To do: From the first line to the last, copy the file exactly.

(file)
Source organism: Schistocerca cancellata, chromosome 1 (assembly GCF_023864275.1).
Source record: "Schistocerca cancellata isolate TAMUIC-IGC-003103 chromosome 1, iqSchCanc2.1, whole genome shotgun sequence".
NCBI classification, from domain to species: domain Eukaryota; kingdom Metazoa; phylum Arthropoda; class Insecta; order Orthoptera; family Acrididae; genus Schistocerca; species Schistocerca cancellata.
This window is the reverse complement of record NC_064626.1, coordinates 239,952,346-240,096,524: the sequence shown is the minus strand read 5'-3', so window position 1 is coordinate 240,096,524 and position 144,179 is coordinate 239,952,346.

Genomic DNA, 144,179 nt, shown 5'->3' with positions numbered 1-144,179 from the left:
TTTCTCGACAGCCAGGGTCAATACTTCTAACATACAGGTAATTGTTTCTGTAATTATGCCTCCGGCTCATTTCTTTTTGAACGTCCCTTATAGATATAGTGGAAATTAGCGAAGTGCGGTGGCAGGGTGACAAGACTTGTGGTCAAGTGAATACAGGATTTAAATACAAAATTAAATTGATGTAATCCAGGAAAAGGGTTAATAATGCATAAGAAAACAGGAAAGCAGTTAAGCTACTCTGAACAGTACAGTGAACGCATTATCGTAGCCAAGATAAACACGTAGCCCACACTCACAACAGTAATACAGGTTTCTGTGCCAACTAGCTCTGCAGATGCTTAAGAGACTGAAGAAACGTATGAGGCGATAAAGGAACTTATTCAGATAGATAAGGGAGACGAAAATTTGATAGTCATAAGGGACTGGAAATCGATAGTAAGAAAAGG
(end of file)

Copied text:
Source organism: Schistocerca cancellata, chromosome 1 (assembly GCF_023864275.1).
Source record: "Schistocerca cancellata isolate TAMUIC-IGC-003103 chromosome 1, iqSchCanc2.1, whole genome shotgun sequence".
NCBI classification, from domain to species: domain Eukaryota; kingdom Metazoa; phylum Arthropoda; class Insecta; order Orthoptera; family Acrididae; genus Schistocerca; species Schistocerca cancellata.
This window is the reverse complement of record NC_064626.1, coordinates 239,952,346-240,096,524: the sequence shown is the minus strand read 5'-3', so window position 1 is coordinate 240,096,524 and position 144,179 is coordinate 239,952,346.

Genomic DNA, 144,179 nt, shown 5'->3' with positions numbered 1-144,179 from the left:
TTTCTCGACAGCCAGGGTCAATACTTCTAACATACAGGTAATTGTTTCTGTAATTATGCCTCCGGCTCATTTCTTTTTGAACGTCCCTTATAGATATAGTGGAAATTAGCGAAGTGCGGTGGCAGGGTGACAAGACTTGTGGTCAAGTGAATACAGGATTTAAATACAAAATTAAATTGATGTAATCCAGGAAAAGGGTTAATAATGCATAAGAAAACAGGAAAGCAGTTAAGCTACTCTGAACAGTACAGTGAACGCATTATCGTAGCCAAGATAAACACGTAGCCCACACTCACAACAGTAATACAGGTTTCTGTGCCAACTAGCTCTGCAGATGCTTAAGAGACTGAAGAAACGTATGAGGCGATAAAGGAACTTATTCAGATAGATAAGGGAGACGAAAATTTGATAGTCATAAGGGACTGGAAATCGATAGTAAGAAAAGG